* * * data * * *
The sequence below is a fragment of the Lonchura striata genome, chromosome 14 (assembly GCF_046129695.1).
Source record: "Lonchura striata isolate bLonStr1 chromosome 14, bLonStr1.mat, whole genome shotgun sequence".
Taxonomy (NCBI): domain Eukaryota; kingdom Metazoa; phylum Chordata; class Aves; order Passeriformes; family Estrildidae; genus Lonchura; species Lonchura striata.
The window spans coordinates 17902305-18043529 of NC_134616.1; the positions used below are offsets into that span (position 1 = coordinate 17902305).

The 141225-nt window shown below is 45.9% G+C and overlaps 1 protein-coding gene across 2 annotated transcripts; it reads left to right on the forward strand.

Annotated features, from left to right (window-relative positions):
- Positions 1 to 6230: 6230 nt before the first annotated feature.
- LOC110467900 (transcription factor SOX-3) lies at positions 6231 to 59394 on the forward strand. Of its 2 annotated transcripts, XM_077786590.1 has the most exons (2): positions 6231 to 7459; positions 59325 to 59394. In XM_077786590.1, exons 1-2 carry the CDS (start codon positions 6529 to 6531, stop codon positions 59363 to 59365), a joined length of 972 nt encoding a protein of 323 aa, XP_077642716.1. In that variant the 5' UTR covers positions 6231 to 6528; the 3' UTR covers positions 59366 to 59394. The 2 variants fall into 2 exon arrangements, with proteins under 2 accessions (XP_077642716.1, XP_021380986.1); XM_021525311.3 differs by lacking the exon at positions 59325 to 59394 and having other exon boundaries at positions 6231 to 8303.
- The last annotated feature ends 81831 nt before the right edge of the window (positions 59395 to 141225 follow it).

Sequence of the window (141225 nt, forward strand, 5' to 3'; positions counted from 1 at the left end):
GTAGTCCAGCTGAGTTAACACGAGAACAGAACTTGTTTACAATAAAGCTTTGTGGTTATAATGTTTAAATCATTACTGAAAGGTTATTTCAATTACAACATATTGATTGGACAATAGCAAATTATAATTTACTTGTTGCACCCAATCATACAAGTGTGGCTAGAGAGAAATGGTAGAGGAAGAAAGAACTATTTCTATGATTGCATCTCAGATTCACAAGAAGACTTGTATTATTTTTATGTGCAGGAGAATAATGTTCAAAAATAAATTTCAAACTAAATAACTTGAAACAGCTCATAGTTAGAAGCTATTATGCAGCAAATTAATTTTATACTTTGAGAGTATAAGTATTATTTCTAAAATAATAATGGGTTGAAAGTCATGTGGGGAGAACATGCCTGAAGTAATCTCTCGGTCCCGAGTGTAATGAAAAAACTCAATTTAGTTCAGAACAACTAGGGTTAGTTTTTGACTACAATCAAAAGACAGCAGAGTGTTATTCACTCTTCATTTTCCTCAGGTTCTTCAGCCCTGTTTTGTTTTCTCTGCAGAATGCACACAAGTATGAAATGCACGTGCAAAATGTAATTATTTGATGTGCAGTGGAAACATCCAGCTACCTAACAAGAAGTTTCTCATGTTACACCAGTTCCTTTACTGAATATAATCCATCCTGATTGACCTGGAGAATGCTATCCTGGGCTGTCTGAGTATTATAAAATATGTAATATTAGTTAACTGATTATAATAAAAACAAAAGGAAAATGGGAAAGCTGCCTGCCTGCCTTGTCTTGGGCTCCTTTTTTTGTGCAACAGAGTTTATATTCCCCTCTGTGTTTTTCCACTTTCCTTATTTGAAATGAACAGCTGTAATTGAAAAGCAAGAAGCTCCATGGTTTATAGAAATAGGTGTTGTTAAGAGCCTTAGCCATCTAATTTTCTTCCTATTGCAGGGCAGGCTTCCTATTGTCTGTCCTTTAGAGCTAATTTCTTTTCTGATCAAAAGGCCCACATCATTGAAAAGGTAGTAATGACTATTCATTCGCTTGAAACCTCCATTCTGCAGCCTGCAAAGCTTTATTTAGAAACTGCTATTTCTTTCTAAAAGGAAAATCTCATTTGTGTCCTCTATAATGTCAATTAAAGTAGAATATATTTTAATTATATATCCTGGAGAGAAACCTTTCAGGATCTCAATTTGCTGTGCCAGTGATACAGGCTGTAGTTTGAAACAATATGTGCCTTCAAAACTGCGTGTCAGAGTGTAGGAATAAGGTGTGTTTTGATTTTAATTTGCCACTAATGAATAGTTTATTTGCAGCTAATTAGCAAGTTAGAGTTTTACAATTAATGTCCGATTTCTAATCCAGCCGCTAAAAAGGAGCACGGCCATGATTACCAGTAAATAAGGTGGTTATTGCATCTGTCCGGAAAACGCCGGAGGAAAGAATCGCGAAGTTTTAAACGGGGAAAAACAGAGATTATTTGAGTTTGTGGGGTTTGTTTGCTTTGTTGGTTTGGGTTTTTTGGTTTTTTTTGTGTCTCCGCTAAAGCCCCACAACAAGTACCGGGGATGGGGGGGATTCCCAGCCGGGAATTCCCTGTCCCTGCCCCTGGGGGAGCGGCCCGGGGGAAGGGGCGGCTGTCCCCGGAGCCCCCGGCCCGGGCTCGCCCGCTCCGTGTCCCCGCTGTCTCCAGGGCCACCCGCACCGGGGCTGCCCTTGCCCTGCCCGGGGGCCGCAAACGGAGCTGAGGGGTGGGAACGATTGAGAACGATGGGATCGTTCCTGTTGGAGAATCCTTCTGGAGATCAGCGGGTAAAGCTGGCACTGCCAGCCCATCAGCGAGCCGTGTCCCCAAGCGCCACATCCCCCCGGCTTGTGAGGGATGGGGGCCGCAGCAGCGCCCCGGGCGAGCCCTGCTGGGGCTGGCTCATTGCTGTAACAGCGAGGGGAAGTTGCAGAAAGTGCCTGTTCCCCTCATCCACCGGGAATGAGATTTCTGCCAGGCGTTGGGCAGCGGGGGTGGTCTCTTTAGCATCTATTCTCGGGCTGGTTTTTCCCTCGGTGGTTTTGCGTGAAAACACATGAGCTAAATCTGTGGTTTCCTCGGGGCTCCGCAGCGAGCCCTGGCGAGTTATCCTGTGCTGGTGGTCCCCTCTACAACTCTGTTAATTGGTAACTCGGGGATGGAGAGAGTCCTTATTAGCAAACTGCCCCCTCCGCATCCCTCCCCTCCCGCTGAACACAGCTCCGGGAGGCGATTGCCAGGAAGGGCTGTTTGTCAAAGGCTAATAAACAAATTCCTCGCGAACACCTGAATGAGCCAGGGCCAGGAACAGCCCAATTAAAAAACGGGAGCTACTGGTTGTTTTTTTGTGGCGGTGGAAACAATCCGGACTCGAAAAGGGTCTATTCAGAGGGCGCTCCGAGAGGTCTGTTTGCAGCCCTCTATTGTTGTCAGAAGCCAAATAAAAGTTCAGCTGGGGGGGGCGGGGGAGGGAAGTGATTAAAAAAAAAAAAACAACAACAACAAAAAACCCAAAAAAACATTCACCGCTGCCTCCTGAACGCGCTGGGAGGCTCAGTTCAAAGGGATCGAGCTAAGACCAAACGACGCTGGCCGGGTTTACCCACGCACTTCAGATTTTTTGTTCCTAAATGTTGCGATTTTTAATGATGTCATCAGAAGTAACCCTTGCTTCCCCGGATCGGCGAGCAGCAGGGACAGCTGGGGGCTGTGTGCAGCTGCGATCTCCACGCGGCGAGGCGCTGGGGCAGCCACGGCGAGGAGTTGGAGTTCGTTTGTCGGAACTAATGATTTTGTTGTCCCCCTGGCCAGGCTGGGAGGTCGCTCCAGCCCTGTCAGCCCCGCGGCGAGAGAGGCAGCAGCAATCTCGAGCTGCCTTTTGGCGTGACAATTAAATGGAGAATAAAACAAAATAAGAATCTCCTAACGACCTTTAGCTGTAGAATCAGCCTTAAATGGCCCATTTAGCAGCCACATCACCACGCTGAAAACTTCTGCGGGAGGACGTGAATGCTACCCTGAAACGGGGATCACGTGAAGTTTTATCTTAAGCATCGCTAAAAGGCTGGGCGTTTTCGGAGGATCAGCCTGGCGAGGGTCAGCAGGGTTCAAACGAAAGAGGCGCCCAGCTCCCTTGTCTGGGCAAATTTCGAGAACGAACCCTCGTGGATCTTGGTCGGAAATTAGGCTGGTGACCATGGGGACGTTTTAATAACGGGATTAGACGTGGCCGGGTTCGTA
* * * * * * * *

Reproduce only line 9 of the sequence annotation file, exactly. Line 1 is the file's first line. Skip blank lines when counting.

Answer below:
- The last annotated feature ends 81831 nt before the right edge of the window (positions 59395 to 141225 follow it).